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justplainsomething:

capsicle107:

#everyone is all over hiddleston for this scene but can we appreciate how great evans was at imitating his mannerisms?

Evans was so good that we forgot it wasn’t Hiddleston playing Loki pretending to be Steve.

7 hours ago on April 23rd, 2014 |J |VIA -SOURCE
9 hours ago on April 22nd, 2014 |J |VIA -SOURCE

officialunitedstates:

I like globes that have the bumps on them for mountains.  let me feel the earth, run my fingers over your himalayas, caress your inner alps

9 hours ago on April 22nd, 2014 |J |VIA -SOURCE

someone to chat with would be nice

9 hours ago on April 22nd, 2014 |J

leakinginklikeblood:

oateyboat:

I think this might be my favourite scene in all the Pirates of the Caribbean films. I can’t decide whose reaction I like best: Davy Jones’ look of sheer pride after ruining Will’s tea, Will’s look of “For fuck’s sake, I was drinking that” as it goes flying out of his hand, or Beckett’s look of horror at the sight of wasted tea. 

#British problems on the high seas. 

9 hours ago on April 22nd, 2014 |J |VIA -SOURCE

beckyblackbooks:

Mortal enemies.

9 hours ago on April 22nd, 2014 |J |VIA -SOURCE
9 hours ago on April 22nd, 2014 |J |VIA -SOURCE

I’m in the middle of a 20 page paper, a chapter by chapter book review, and things. And I just don’t want any of it….except maybe the things…. it’s nice….I WANT TO WATCH FROZEN and they are having a massive outdoor showing of the last crusade saturday……but alas…

10 hours ago on April 22nd, 2014 |J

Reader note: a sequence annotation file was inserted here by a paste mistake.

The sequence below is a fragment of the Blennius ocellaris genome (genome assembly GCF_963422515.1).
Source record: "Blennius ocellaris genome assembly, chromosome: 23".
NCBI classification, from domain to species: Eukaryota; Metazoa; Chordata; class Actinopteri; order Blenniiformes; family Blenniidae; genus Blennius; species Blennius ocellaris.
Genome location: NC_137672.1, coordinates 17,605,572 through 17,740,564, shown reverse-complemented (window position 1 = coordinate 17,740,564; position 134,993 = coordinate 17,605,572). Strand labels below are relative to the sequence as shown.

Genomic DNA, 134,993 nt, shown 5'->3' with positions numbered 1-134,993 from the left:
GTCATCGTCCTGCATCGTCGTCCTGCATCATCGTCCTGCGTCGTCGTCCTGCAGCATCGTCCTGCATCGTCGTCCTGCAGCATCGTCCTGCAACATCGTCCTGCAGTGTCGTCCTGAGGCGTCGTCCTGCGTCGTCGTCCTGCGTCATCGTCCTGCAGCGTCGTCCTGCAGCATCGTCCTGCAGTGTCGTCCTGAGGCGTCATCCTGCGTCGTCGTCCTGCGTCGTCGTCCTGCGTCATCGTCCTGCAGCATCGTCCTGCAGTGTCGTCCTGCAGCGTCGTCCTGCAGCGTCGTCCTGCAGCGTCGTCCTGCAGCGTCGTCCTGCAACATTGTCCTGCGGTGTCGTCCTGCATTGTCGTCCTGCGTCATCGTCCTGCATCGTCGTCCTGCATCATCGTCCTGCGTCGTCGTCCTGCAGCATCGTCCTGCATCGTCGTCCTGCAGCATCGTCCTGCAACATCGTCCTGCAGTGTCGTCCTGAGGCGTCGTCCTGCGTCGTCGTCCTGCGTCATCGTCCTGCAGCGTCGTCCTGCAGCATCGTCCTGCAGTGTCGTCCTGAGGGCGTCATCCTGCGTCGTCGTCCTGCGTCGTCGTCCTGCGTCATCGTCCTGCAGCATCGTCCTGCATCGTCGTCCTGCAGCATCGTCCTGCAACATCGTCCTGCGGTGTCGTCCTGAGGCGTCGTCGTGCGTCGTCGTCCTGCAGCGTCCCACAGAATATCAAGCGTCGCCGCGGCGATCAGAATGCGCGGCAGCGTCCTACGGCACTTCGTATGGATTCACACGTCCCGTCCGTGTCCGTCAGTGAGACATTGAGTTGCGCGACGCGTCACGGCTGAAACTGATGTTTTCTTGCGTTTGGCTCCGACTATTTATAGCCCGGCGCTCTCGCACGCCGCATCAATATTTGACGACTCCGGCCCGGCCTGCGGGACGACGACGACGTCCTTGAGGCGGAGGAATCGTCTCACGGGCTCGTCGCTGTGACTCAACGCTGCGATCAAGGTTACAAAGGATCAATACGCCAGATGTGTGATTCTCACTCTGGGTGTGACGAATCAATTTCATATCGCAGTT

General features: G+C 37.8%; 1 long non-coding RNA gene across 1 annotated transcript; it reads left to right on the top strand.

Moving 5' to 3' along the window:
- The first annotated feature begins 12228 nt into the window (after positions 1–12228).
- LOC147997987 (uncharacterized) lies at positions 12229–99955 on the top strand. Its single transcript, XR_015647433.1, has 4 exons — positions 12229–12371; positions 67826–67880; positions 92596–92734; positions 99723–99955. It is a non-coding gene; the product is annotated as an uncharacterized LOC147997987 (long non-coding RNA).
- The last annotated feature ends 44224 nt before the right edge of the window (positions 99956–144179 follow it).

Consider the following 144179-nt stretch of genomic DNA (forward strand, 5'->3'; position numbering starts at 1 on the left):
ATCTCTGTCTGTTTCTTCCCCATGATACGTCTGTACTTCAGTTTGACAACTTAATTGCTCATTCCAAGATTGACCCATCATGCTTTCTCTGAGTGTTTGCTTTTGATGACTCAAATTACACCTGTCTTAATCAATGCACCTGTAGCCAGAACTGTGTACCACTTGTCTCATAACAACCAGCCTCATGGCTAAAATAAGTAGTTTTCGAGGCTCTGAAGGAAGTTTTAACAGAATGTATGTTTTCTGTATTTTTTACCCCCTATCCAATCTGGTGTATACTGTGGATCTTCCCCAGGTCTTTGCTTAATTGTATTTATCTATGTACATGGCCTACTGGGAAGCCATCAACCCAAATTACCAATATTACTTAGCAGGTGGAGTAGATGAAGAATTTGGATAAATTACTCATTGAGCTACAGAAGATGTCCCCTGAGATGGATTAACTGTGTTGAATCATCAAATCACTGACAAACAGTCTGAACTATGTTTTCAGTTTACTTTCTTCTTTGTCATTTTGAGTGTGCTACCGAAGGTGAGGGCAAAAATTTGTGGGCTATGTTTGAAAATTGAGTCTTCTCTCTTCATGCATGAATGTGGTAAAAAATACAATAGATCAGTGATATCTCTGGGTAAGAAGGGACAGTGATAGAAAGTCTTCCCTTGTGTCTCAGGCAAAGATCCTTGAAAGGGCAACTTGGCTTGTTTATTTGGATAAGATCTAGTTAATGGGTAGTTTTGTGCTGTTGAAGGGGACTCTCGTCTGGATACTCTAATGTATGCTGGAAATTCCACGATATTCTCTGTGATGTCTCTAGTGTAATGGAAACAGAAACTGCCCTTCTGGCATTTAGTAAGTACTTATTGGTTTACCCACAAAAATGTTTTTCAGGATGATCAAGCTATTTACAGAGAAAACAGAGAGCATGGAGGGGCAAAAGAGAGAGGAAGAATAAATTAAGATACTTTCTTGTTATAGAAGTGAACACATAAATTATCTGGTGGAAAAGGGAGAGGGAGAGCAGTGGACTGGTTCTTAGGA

concernedresidentofbakerstreet:

fuckyeahvintage-retro:

Blouse Collars, 1940s-50s - By Charlotte Dymock.

there was a lot of bullshit in the forties and fifties but the style was not part of it

10 hours ago on April 22nd, 2014 |J |VIA -SOURCE

A white girl wore a bindi at Coachella. And, then my social media feeds went berserk. Hashtagging the term “cultural appropriation” follows the outrage and seems to justify it at the same time. Except that it doesn’t.

Cultural appropriation is the adoption of a specific part of one culture by another cultural group. As I (an Indian) sit here, eating my sushi dinner (Japanese) and drinking tea (Chinese), wearing denim jeans (American), and overhearing Brahm’s Lullaby (German) from the baby’s room, I can’t help but think what’s the big deal?

The big deal with cultural appropriation is when the new adoption is void of the significance that it was supposed to have — it strips the religious, historical and cultural context of something and makes it mass-marketable. That’s pretty offensive. The truth is, I wouldn’t be on this side of the debate if we were talking about Native American headdresses, or tattoos of Polynesian tribal iconography, Chinese characters or Celtic bands.

Why shouldn’t the bindi warrant the same kind of response as the other cultural symbols I’ve listed, you ask? Because most South Asians won’t be able to tell you the religious significance of a bindi. Of my informal survey of 50 Hindu women, not one could accurately explain it’s history, religious or spiritual significance. I had to Google it myself, and I’ve been wearing one since before I could walk.